Derby and District Astronomical Society


The Hero

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A double Iridium flare has been captured against the stars of Perseus in this image by Chris Newsome taken on the 24th August 2006. The flares occurred 7 minutes apart. The dimmer one (magnitude -1) is Iridium 29 and appeared at 22:47 while the brighter (magnitude -6) is Iridium 90 and appeared at 22:54. The telescope/camera setup was pointed at 50 degrees 33' 33" declination and 3hr 8m 1.14 seconds RA. The star that was 'skewered' by Iridium 90 is Mirphak in Perseus. The image comprises four 5 minute exposures at 100 ASA taken with a Canon 300D camera set at 55mm and f/5.6. The camera was piggybacked on a Skywatcher 80T refractor which was doing the autoguiding via a Meade DSI camera and a GPUSB interface controlled by MaximDL. This setup was in turn was piggybacked on a Celestron C8-NGT. The four images were calibrated with darks in MaximDL and then layered in CS2 using a softlight overlay to try and retain both flares in the flattened image which was then adjusted using curves and levels.

Chris Newsome took the following picture of a flare from Iridium 31 against the stars of Perseus on the 21st August 2006. The satellite flared at 37 degrees azimuth and 24 degrees altitude (RA 3hr 56m 36sec , Declination +50d 41m 44s) glowing at a magnitude of -7 mag at 22:56 BST. The bright stars to the right edge of the frame are Mirphak and the Perseus OB-3 stellar association. The image was taken with a Canon EOS 300D camera piggybacked on a Skywatcher 80T telescope which was in turn piggybacked on a Celestron C8-NGT - which Chris describes as a "very top heavy setup"! The scope was guided with a Meade DSI camera through the Skywatcher 80T using a GPUSB guide interface and controlled with MaximDL. The focal length of the lens was set at 55mm f/5.6 and a CLS filter was employed to reduce the heavy sodium light pollution. The image is processed from four 120 second frames at 400 ASA which, surprisingly, were NOT combined in MaximDL. Instead Chris layered the four images in CS2 and used a 'colour enhance' overlay to merge them, before flattening the four layer sandwich into one. The resulting image was then processed using RGB levels and curves, also adding an adjustment on the red level to reduce a bit of the skyglow.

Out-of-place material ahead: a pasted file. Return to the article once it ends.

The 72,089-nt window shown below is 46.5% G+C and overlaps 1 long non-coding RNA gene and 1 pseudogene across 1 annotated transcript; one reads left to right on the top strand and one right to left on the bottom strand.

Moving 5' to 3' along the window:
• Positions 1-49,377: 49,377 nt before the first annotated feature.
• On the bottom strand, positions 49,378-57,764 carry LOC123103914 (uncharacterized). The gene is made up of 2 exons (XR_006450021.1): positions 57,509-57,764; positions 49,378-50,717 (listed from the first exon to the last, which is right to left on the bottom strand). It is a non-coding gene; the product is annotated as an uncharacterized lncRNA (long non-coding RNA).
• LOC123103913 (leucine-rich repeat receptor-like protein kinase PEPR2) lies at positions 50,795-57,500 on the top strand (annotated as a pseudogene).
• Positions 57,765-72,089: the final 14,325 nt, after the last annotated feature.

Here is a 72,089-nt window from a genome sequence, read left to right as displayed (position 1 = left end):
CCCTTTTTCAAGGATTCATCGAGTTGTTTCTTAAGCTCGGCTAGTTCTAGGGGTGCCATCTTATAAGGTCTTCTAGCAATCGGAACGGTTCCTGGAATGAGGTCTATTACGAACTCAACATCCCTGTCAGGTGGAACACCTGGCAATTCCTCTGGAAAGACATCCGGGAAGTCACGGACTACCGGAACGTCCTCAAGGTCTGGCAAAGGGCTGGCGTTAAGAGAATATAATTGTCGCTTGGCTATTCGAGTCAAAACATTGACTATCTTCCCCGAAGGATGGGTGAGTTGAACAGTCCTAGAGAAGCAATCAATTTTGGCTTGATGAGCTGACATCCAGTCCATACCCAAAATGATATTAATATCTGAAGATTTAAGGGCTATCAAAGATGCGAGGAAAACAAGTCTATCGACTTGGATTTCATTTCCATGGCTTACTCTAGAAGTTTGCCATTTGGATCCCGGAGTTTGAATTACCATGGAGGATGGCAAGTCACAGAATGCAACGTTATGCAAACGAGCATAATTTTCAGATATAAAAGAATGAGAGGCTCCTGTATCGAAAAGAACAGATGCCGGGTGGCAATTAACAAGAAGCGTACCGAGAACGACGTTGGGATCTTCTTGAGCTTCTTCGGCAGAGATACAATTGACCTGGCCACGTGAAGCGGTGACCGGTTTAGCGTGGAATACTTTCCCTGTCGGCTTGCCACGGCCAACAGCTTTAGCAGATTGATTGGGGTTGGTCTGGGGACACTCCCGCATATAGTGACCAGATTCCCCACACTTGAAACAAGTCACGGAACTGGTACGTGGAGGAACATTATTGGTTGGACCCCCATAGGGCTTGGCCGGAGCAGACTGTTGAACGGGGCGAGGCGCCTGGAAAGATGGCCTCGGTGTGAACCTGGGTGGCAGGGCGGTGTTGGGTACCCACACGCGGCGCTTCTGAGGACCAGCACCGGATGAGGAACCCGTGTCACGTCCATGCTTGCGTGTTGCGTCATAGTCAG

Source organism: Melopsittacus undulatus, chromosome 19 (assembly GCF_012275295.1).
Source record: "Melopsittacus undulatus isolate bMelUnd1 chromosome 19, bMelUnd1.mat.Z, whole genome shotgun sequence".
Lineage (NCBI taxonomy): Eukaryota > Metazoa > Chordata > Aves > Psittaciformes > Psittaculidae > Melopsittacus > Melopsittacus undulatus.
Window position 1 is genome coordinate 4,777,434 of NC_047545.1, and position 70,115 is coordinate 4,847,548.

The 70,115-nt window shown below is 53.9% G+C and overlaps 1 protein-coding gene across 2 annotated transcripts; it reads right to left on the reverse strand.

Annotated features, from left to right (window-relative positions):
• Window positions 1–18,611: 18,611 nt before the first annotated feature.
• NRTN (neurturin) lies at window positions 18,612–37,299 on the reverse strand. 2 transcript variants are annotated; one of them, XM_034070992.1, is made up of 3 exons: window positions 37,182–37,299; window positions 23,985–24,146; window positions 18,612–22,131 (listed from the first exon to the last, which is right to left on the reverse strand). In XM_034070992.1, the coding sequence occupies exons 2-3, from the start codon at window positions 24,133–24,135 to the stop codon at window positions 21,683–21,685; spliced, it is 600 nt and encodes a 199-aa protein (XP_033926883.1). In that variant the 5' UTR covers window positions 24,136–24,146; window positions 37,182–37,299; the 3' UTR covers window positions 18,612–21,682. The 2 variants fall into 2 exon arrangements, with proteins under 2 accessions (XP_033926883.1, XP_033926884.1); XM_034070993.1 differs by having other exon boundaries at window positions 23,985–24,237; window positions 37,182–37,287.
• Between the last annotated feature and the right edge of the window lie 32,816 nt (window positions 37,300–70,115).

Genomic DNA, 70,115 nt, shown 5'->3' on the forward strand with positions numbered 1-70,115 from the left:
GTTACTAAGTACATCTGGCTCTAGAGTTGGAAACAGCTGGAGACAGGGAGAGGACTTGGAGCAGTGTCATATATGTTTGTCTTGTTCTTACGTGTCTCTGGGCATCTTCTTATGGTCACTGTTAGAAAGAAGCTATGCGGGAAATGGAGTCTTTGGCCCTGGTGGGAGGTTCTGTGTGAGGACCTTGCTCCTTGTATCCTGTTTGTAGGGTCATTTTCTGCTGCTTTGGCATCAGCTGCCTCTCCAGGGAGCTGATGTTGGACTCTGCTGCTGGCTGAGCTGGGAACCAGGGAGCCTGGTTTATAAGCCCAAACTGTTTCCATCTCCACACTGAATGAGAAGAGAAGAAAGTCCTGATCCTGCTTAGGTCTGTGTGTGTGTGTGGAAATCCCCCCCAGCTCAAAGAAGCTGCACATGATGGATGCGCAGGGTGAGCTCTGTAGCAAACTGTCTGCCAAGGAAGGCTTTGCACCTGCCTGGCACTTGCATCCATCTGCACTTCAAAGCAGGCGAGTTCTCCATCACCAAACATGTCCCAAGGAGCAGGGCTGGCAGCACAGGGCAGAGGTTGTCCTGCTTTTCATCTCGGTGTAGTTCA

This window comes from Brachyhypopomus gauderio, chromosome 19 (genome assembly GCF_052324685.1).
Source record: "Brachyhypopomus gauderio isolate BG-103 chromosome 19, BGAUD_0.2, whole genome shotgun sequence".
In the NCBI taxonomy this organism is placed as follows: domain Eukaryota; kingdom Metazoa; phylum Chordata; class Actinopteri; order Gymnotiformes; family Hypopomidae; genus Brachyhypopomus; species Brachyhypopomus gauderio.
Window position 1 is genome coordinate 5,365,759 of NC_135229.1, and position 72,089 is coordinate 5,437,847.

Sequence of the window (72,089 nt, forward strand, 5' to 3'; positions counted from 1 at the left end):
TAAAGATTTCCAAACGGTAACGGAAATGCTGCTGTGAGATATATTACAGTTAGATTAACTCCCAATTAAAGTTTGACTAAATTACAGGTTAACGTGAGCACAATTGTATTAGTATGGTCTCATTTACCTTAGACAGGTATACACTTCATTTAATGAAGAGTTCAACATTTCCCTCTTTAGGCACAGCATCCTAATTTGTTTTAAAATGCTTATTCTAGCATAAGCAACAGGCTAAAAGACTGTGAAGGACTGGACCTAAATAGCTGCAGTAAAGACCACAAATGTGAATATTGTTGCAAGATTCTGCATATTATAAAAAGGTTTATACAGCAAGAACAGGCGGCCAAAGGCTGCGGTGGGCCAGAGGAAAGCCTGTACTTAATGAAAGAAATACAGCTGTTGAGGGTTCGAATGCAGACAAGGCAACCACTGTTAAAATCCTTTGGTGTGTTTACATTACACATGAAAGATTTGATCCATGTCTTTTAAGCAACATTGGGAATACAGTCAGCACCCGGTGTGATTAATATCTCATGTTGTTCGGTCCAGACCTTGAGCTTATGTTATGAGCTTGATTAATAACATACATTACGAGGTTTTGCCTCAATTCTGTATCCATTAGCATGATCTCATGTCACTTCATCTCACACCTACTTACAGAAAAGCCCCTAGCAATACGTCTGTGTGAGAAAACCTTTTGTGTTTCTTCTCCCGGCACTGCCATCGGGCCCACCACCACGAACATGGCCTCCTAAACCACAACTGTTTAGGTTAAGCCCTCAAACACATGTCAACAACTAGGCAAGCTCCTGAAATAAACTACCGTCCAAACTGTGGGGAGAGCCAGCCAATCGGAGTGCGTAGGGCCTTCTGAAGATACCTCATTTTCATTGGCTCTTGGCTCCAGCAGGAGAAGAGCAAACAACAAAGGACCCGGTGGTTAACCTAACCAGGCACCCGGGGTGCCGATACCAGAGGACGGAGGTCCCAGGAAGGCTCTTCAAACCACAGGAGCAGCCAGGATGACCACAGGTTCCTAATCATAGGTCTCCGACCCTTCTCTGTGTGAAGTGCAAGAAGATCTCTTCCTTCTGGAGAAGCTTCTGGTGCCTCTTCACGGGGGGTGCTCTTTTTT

This picture of Perseus was taken by Chris Newsome on the 17th December 2005. Exposure details are given on the image and the brighter stars are identified.